Our Heat Health Watch Service is designed to help healthcare professionals manage through periods of extreme temperature. The service acts as an early warning system forewarning of periods of high temperatures, which may affect the health of the UK public.
Our Heat Health Watch Service operates in England from 1 June to 15 September each year, in association with Public Health England. This is the period when temperature thresholds are most likely to be reached. However, should thresholds for an alert be reached outside of this period, an extraordinary heat-health alert will be issued and stakeholders are advised to take the usual public health actions.
The Met Office forecasts day-time and night-time maximum temperatures, which are monitored regionally. When certain heat thresholds are passed, a warning is issued and sent to relevant health professionals and people working in social care as well as displayed on our website. This enables health professionals to take action to minimise the impact of the heat on people's health.
For more information or to sign up for alerts please contact our Health Team.
What is a heatwave?
A heatwave is an extended period of hot weather relative to the expected conditions of the area at that time of year, which may be accompanied by high humidity.
A UK heatwave threshold is met when a location records a period of at least three consecutive days with daily maximum temperatures meeting or exceeding the heatwave temperature threshold. The threshold varies by UK county, see the UK temperature threshold map.
This is different to the heat-health watch service, which is for health professionals and emergency planners, and has certain trigger thresholds depending on the region. Public Health England provide a heat-health watch service for England. The heat-health watch system comprises four levels of response based upon threshold maximum daytime and minimum night-time temperatures. These thresholds vary by region, but an average threshold temperature is 30 °C by day and 15 °C overnight for at least two consecutive days. These temperatures can have a significant effect on people's health if they last for at least two days and the night in between.
- Level one: This is the minimum alert and is in place every year from 1 June until 15 September, which is the period that heat-health alerts are likely to be issued. This minimum alert simply means that people should be aware of what to do if the alert level is raised.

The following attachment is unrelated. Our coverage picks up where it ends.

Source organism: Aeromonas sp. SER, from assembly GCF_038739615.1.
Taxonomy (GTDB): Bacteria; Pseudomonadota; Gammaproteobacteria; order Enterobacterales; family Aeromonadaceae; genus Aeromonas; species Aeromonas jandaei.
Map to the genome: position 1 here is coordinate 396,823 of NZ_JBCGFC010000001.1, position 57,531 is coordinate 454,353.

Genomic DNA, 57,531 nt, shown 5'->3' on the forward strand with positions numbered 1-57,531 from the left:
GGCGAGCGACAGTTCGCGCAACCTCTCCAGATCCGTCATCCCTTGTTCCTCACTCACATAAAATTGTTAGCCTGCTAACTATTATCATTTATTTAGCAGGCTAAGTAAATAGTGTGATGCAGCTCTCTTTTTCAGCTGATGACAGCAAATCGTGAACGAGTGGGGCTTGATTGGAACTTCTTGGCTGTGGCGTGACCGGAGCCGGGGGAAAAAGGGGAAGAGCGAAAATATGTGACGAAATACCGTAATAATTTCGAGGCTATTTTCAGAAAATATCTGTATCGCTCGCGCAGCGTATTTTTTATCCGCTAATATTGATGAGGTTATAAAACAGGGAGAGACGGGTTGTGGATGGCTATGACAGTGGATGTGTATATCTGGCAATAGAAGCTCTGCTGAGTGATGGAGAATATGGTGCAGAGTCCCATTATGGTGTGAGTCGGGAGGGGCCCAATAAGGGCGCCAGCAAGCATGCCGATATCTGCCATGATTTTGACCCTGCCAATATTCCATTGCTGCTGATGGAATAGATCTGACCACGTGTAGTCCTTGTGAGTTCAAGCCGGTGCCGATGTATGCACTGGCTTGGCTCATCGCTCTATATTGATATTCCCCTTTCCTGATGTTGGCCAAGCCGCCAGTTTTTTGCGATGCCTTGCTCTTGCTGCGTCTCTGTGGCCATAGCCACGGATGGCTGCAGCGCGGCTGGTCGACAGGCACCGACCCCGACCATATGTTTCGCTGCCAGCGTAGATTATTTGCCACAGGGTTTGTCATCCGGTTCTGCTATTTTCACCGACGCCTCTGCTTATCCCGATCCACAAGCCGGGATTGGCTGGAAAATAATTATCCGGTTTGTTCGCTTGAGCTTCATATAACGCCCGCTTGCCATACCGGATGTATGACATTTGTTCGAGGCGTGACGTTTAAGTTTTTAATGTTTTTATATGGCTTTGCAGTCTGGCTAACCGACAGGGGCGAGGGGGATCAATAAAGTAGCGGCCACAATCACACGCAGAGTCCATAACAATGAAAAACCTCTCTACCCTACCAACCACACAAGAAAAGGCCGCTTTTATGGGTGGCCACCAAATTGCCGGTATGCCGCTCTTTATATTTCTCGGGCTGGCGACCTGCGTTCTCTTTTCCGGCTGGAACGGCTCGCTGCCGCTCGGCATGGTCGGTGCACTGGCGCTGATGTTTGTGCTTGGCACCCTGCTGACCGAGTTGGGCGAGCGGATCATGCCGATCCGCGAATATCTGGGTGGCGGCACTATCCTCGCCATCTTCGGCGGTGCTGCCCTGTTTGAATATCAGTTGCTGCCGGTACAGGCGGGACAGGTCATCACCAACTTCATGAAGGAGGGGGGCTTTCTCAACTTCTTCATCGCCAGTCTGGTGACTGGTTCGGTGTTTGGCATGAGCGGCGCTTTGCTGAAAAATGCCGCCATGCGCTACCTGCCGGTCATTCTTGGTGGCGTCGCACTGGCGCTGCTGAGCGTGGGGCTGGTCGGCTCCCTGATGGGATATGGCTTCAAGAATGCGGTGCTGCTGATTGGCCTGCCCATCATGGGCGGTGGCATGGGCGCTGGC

- Level two: Issued when there is a high chance that the threshold will be exceeded within the next few days
- Level three: Issued when the thresholds have been exceeded
- Level four: Issued when a prolonged hot spell becomes severe
Where can I find the heat-health watch webpage?
The heat-health watch service is still available on the Met Office website but no longer appears as a banner on our home page. The service is for health professionals, contingency planners and emergency responders, and is used for planning purposes, with any alerts going directly to these groups. The public can keep up to date with the weather forecast on our website.
Why is hot weather an issue?
Many people enjoy hot weather but there can be serious health consequences from too much heat and vulnerable groups are particularly at-risk in prolonged hot spells.
What effect can a prolonged hot spell have?
Hot weather, especially when prolonged, with warm nights, can have effects on people's health and on certain infrastructure. To aid preparation and awareness before and during a prolonged hot spell, a hot weather plan has been created by Public Health England in association with the Met Office and other partners. It recommends a series of steps to reduce the risks to health from prolonged exposure to severe heat for:
- The NHS, local authorities, social care, and other public agencies
- Professionals working with people at risk
- Individuals, local communities and voluntary groups
Who provides the heat-health service?
Public Health England (PHE) provides the heat-health watch service, and issues health advice for the public and healthcare workers in England, according to levels of heat forecast/measured by the Met Office. It will also use its UV measuring capabilities to, when appropriate, issue public health advice about UV levels.
Relevant government agencies will work together in partnership to provide the best possible information and advice.
What is the difference between National Severe Weather Warnings and the Heat Health Watch Service?
National Severe Weather Warnings (NSWWS) are funded by UK Government and aimed at all sectors covering the whole of the UK. They are intended to warn the public and emergency responders of severe weather that has the potential to cause danger to life or widespread disruption. The Heat Health Watch Service is funded by Public Health England (PHE), aimed at the health sector, and covers England only. It is based solely on temperature factors and their potential health impactions, while the NSWWS cover the whole of the UK and is based on the impacts of severe weather.
Last updated: 31 January 2017